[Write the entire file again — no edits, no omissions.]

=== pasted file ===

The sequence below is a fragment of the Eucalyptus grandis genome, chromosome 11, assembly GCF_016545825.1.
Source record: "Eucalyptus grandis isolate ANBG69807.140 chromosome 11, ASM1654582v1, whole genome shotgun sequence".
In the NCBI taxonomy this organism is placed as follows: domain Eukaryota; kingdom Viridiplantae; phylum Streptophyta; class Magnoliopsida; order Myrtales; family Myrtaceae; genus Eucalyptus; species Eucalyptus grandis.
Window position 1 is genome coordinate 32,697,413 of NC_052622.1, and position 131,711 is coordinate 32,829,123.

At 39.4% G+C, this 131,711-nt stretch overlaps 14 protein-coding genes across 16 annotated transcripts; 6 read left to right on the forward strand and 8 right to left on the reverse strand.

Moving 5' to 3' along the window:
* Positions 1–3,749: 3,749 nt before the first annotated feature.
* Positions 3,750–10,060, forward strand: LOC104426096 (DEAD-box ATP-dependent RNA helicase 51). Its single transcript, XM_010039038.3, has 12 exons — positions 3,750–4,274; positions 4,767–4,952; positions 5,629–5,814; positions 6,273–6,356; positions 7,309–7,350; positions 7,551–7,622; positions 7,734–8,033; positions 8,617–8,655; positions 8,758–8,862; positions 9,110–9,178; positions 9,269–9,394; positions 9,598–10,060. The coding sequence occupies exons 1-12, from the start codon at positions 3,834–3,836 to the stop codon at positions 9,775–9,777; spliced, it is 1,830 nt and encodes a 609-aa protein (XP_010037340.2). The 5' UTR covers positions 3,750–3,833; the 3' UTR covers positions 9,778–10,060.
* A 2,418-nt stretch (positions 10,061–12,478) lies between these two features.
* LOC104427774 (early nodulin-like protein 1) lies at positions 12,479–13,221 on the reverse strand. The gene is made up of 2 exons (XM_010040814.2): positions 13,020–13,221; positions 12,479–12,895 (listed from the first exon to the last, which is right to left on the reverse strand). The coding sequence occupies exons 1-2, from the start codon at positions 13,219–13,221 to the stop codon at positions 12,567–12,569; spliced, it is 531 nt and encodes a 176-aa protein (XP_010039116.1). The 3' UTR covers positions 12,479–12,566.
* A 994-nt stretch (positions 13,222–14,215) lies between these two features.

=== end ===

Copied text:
The sequence below is a fragment of the Eucalyptus grandis genome, chromosome 11, assembly GCF_016545825.1.
Source record: "Eucalyptus grandis isolate ANBG69807.140 chromosome 11, ASM1654582v1, whole genome shotgun sequence".
In the NCBI taxonomy this organism is placed as follows: domain Eukaryota; kingdom Viridiplantae; phylum Streptophyta; class Magnoliopsida; order Myrtales; family Myrtaceae; genus Eucalyptus; species Eucalyptus grandis.
Window position 1 is genome coordinate 32,697,413 of NC_052622.1, and position 131,711 is coordinate 32,829,123.

At 39.4% G+C, this 131,711-nt stretch overlaps 14 protein-coding genes across 16 annotated transcripts; 6 read left to right on the forward strand and 8 right to left on the reverse strand.

Moving 5' to 3' along the window:
* Positions 1–3,749: 3,749 nt before the first annotated feature.
* Positions 3,750–10,060, forward strand: LOC104426096 (DEAD-box ATP-dependent RNA helicase 51). Its single transcript, XM_010039038.3, has 12 exons — positions 3,750–4,274; positions 4,767–4,952; positions 5,629–5,814; positions 6,273–6,356; positions 7,309–7,350; positions 7,551–7,622; positions 7,734–8,033; positions 8,617–8,655; positions 8,758–8,862; positions 9,110–9,178; positions 9,269–9,394; positions 9,598–10,060. The coding sequence occupies exons 1-12, from the start codon at positions 3,834–3,836 to the stop codon at positions 9,775–9,777; spliced, it is 1,830 nt and encodes a 609-aa protein (XP_010037340.2). The 5' UTR covers positions 3,750–3,833; the 3' UTR covers positions 9,778–10,060.
* A 2,418-nt stretch (positions 10,061–12,478) lies between these two features.
* LOC104427774 (early nodulin-like protein 1) lies at positions 12,479–13,221 on the reverse strand. The gene is made up of 2 exons (XM_010040814.2): positions 13,020–13,221; positions 12,479–12,895 (listed from the first exon to the last, which is right to left on the reverse strand). The coding sequence occupies exons 1-2, from the start codon at positions 13,219–13,221 to the stop codon at positions 12,567–12,569; spliced, it is 531 nt and encodes a 176-aa protein (XP_010039116.1). The 3' UTR covers positions 12,479–12,566.
* A 994-nt stretch (positions 13,222–14,215) lies between these two features.